Yet McDonogh’s munificence wasn’t enough to dissuade a mob from ripping his bust from a memorial near City Hall, haul his head across the French Quarter, and then with much fanfare clumsily tumble it into the Mississippi River.
Mind you that at no point did the police intervene in this brazen act of vandalism in the middle of the day, nor did the authorities stop the crowd from making off with the bust nor prevent them from jubilantly dumping the monument into the river.
Furthermore the city of New Orleans did not even bother retrieving the McDonogh bust for a full day, as it was removed from its ignoble underwater resting place along the river bank by a group of volunteers who utilized ropes and boards to extract it.
Now the city is demanding the bust’s return, perhaps so it could join Lee, Beauregard, and Davis inside a crate at a city warehouse.
Thus far only two vandals have been arrested, though it’s puzzling why that number is so low in light of the huge crowd that was engaged in the bust-napping.
Anyone who thought for one second the monument removal crusade would be limited to the clearing of only Confederate memorials was being intellectually cowardly or spectacularly naive.
Many of these permanent protesters loathe George Washington as much as they do Robert E. Lee because the ultimate goal in this crusade is the villainization of our Founding Fathers and by extension their intellectual legacies the Declaration of Independence, the US Constitution, and the Bill of Rights.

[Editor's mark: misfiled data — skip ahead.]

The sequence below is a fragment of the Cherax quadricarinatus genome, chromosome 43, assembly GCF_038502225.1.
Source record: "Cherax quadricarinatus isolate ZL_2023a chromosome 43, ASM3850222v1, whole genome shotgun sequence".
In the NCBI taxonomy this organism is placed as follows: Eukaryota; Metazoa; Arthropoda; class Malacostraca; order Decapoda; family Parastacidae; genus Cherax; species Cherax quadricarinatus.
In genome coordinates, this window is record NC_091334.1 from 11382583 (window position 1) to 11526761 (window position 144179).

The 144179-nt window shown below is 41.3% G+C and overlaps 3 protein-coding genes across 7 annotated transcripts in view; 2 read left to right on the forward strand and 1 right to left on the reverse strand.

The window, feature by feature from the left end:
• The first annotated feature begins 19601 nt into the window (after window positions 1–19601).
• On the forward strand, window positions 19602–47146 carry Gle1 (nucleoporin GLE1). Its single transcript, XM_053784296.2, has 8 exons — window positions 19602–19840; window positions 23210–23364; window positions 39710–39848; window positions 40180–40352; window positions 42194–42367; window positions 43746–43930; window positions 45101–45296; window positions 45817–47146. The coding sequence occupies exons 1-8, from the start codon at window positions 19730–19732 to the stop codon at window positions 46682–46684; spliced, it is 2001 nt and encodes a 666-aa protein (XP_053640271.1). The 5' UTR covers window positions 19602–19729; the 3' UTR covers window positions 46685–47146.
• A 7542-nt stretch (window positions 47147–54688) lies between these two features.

Removing historic statues is a Stalinist act to smash the established order and supplant it with a new invasive socialist ideology that will remake the country into their Marxist image.
Removing the Confederate memorials was the precedent of legitimizing an act that is the trademark characteristic of history’s worst actors: the Jacobins, the Nazis, the Communists, the Taliban, and ISIS.
Going after McDonogh not only normalizes the act but sets a new threshold for this imbecilic crusade.
What was once ostensibly about eradicating monuments to treason (hypocritically screamed by the same goons who burned American flags at these protests) is now about removing statues of any and all slaveholders, a path that leads from Duncan Plaza through Jackson Square to Monticello before cutting over to Mount Vernon, the final destination of the neo-Bolshevik’s destructive march through American history.
These unlawful mob actions are about demonstrating power and instilling fear in those who don’t subscribe to their leftist agenda.
The McDonogh ripping and tossing is a milestone as it is a monument removal not by a deliberative (albeit preordained) action by the local government as was the case in the “Landrieu 4” but by increasingly emboldened protesters, who have prearranged legal counsel and an expectation of light sentencing, assuming they receive any punishment at all.
John McDonogh won’t be the last notable whose monument will have the crowbar taken to it, but the vandalization marks the start of a second phase of the local monument targeting crusade.